Sunday, October 23, 2011

Hirsi Ali 'Splains What Multiculti Has Wrought: War Between Jihadists and European Traditionalists

I am usually impressed by Ayaan Hirsi Ali's insights, but this analysis in an article by the National Post's Kevin Liblin struck me as being especially shrewd:
“You will see more and more people fighting for religion and blood and culture and all these things as a motive to commit violent acts, saying they have no other option but violence to make their statement,” she says. “That means the parliamentary model, the model of dialogue, that is going to be undermined by both sides”—the jihadists and the European traditionalists, both.

As evidence, she cites not only the Muslim radicals like [Theo Van Gogh's assassin Mohammed] Bouyeri and the Khadr family that set up their own radical shop here in Canada, but the Norwegian terrorist, Anders Behring Breivik, who has confessed to murdering 69 people as a reaction to the rise of European Islam and in the name of, according to his rambling manifesto, medieval Catholic crusaders. She believes there are many others in Europe who think like him.

“He is talking about the Knights of the Templar. That is pure regression. He’s not a worshiping Christian but he’s become a political Christian and so he’s reviving political Christianity as a counter to political Islam. That’s regression, because one of the greatest achievements of the west was to separate politics from religion.” Multiculturalism, she states plainly, is “going back in history.”
Exactamundo--and brilliant!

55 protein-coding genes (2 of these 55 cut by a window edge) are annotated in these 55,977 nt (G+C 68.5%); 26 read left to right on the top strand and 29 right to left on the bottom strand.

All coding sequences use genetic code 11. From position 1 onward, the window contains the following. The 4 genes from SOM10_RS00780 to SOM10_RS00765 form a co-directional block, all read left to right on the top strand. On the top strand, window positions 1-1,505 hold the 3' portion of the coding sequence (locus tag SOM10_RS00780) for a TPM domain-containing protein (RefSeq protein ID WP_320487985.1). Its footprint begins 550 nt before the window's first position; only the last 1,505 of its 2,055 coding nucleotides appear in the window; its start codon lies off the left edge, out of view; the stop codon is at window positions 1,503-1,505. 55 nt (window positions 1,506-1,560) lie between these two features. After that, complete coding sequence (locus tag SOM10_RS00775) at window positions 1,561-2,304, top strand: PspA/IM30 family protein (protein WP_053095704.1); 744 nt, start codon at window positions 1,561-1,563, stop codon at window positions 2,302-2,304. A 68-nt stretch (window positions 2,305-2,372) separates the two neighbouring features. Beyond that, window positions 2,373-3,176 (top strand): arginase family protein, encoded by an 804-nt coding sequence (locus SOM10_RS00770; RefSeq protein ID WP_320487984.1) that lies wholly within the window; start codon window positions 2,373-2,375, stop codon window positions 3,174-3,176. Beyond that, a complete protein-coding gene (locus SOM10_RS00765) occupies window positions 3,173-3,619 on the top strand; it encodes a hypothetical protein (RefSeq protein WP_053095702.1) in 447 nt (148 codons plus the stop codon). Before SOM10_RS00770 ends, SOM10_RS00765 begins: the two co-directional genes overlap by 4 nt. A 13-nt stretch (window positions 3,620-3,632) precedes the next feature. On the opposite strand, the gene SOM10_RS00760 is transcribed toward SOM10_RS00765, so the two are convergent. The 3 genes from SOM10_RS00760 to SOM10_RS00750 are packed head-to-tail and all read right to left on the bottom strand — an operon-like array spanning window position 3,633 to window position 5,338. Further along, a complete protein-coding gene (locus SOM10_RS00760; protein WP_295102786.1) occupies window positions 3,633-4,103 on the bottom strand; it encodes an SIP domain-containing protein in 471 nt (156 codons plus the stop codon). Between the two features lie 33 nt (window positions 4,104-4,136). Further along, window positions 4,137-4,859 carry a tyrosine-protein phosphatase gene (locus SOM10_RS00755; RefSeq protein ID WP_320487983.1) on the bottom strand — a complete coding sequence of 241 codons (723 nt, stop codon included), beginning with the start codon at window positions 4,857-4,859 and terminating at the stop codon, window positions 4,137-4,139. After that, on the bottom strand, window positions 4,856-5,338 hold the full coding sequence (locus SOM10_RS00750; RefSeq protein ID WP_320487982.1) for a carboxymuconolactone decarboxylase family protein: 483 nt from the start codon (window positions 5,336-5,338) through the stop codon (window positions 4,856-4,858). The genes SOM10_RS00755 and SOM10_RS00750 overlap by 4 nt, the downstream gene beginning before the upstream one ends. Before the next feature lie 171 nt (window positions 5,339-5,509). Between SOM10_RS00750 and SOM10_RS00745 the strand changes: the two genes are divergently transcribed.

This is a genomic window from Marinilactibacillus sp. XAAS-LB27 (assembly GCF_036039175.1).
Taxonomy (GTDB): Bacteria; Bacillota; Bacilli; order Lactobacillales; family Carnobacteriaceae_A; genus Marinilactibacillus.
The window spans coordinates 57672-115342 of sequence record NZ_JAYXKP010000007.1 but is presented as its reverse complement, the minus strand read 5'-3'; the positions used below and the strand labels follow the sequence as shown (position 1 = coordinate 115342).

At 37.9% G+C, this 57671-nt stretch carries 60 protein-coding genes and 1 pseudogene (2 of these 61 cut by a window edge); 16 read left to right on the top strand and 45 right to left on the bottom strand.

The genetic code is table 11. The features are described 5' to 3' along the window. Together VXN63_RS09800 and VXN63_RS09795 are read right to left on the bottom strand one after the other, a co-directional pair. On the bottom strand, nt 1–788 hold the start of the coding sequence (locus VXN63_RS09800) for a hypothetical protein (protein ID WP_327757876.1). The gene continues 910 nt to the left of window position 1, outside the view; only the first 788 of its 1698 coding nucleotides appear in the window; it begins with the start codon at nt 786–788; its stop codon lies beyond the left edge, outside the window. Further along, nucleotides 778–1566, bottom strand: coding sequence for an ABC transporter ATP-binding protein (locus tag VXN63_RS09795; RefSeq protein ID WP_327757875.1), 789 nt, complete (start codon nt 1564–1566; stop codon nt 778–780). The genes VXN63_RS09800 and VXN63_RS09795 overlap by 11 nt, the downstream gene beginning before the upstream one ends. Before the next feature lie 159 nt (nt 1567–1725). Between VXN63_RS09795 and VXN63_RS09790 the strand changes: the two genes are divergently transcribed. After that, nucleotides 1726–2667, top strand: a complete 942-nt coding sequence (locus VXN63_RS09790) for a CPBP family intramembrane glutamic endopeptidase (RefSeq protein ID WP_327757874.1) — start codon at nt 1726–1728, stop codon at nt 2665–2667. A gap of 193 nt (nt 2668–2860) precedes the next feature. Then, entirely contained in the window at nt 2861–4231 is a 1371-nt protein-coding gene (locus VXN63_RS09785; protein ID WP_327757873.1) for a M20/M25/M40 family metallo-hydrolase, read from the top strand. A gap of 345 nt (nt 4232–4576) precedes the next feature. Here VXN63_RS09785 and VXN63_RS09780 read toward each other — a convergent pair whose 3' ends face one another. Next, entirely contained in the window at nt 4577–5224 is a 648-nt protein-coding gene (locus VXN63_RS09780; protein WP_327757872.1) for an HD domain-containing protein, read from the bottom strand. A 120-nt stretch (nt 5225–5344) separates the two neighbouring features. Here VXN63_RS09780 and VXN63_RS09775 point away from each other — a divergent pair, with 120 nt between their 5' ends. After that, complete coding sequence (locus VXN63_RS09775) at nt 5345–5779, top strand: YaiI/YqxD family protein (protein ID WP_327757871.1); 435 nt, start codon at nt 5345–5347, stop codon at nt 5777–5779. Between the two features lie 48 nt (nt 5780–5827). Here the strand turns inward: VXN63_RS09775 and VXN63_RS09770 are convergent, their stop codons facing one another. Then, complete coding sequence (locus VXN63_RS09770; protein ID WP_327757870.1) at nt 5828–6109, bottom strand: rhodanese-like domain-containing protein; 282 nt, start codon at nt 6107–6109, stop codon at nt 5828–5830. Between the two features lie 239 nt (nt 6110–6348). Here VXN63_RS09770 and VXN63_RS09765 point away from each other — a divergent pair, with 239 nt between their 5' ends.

1 comment:

Carlos Perera said...

What made the American melting pot--and, I should think, the Canadian one as well--feasible was the fact that, whatever the purely religious differences among the Protestants, Catholics, and Jews who made up the great, overwhelming majority of the post-Anglo-Saxon waves of immigrants, there was common moral ground (as Christian moral theology, both Protestant and Catholic, was inherited wholesale from the Pharisaic Judaism of Jesus' time), along with a willingness to create a separate space ("Render unto Casear . . ." ) for a non-theocratic government, which was nevertheless informed by the moral consensus among the three faiths. That non-theocratic government also insisted that, whatever quaint and exotic cultural traditions the new immigrants wished to perpetuate in the privacy of their homes and ethnic enclaves, they had to cede the public square--including the public schools--to the great Anglo-Saxon tradition of law and liberty; you were free as free can be to speak Italian or Yiddish or Hungarian or whatever at home, or in church, or in the local ethnic society, but full participation in the broader society required becoming "ideological" Anglo-Saxons. That was the melting pot.

Multiculturalism has managed to undermine the consensual arrangement that made the melting pot possible by (a) undermining the moral consensus rooted in Pharisaic Judaism and driving it out of the public square and (b) insisting on the right of immigrants with alien values--e.g., adherents of the Religion of Peace--to repudiate the Anglo-Saxon norms of law and liberty, indeed, to demand that the greater society accept those values within their enclaves (for starters!). Enforcing that acceptance has involved the legal persecution of those who publicly refuse to bow to the dictates of the Multiculturalist Elite regarding what is or is not licit speech. Indeed, even the most scrupulous adherence to extant law is not enough to allow the anti-Multiculturalists to prevail legally, as the courts have repeatedly disregard law and ancient precedent in favoring Multiculturalist doctrine.

When people are denied the recourse of law, one should not be surprised if they turn to other means. In Europe, more and more "traditionalists" are beginning to conclude that they must turn to other means if they wish to preserve what they value in their ancient civilization. We are drifting in that direction in the New World as well, though the disease is not as advanced. Let us hope we can turn present trends around using legal means, while that option is still possible.